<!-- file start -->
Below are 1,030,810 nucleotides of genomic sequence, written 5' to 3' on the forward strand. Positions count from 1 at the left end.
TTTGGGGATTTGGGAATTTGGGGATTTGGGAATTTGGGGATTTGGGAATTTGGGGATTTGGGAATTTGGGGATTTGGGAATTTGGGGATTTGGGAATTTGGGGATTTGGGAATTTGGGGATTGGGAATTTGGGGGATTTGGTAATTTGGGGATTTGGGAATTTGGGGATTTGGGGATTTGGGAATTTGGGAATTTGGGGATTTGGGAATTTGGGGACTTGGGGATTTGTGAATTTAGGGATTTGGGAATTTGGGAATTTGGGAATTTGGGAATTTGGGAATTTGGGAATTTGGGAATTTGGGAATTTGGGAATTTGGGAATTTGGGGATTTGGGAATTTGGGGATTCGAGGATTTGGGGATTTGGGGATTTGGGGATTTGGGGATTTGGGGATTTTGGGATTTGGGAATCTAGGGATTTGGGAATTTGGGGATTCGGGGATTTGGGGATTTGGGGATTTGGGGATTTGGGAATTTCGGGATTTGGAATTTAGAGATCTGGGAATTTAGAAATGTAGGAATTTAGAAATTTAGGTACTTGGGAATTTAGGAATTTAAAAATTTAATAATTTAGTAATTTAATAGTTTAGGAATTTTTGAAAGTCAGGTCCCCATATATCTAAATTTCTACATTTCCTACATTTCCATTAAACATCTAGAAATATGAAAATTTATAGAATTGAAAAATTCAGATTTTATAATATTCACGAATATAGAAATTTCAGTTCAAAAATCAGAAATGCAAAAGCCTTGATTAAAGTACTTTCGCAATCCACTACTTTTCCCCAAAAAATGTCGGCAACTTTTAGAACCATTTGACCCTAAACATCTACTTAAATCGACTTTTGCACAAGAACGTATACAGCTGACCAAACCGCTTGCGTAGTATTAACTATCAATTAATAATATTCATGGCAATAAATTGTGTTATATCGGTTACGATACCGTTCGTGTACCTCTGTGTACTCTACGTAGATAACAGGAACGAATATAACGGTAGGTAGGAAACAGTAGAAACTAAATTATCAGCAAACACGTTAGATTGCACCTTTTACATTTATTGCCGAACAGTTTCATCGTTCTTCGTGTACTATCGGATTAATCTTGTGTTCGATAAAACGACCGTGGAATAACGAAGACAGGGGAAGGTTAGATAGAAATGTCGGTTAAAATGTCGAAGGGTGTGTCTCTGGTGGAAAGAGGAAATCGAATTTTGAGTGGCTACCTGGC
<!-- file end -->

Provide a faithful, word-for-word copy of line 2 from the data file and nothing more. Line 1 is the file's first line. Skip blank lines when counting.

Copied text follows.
TTTGGGGATTTGGGAATTTGGGGATTTGGGAATTTGGGGATTTGGGAATTTGGGGATTTGGGAATTTGGGGATTTGGGAATTTGGGGATTTGGGAATTTGGGGATTTGGGAATTTGGGGATTGGGAATTTGGGGGATTTGGTAATTTGGGGATTTGGGAATTTGGGGATTTGGGGATTTGGGAATTTGGGAATTTGGGGATTTGGGAATTTGGGGACTTGGGGATTTGTGAATTTAGGGATTTGGGAATTTGGGAATTTGGGAATTTGGGAATTTGGGAATTTGGGAATTTGGGAATTTGGGAATTTGGGAATTTGGGAATTTGGGGATTTGGGAATTTGGGGATTCGAGGATTTGGGGATTTGGGGATTTGGGGATTTGGGGATTTGGGGATTTTGGGATTTGGGAATCTAGGGATTTGGGAATTTGGGGATTCGGGGATTTGGGGATTTGGGGATTTGGGGATTTGGGAATTTCGGGATTTGGAATTTAGAGATCTGGGAATTTAGAAATGTAGGAATTTAGAAATTTAGGTACTTGGGAATTTAGGAATTTAAAAATTTAATAATTTAGTAATTTAATAGTTTAGGAATTTTTGAAAGTCAGGTCCCCATATATCTAAATTTCTACATTTCCTACATTTCCATTAAACATCTAGAAATATGAAAATTTATAGAATTGAAAAATTCAGATTTTATAATATTCACGAATATAGAAATTTCAGTTCAAAAATCAGAAATGCAAAAGCCTTGATTAAAGTACTTTCGCAATCCACTACTTTTCCCCAAAAAATGTCGGCAACTTTTAGAACCATTTGACCCTAAACATCTACTTAAATCGACTTTTGCACAAGAACGTATACAGCTGACCAAACCGCTTGCGTAGTATTAACTATCAATTAATAATATTCATGGCAATAAATTGTGTTATATCGGTTACGATACCGTTCGTGTACCTCTGTGTACTCTACGTAGATAACAGGAACGAATATAACGGTAGGTAGGAAACAGTAGAAACTAAATTATCAGCAAACACGTTAGATTGCACCTTTTACATTTATTGCCGAACAGTTTCATCGTTCTTCGTGTACTATCGGATTAATCTTGTGTTCGATAAAACGACCGTGGAATAACGAAGACAGGGGAAGGTTAGATAGAAATGTCGGTTAAAATGTCGAAGGGTGTGTCTCTGGTGGAAAGAGGAAATCGAATTTTGAGTGGCTACCTGGC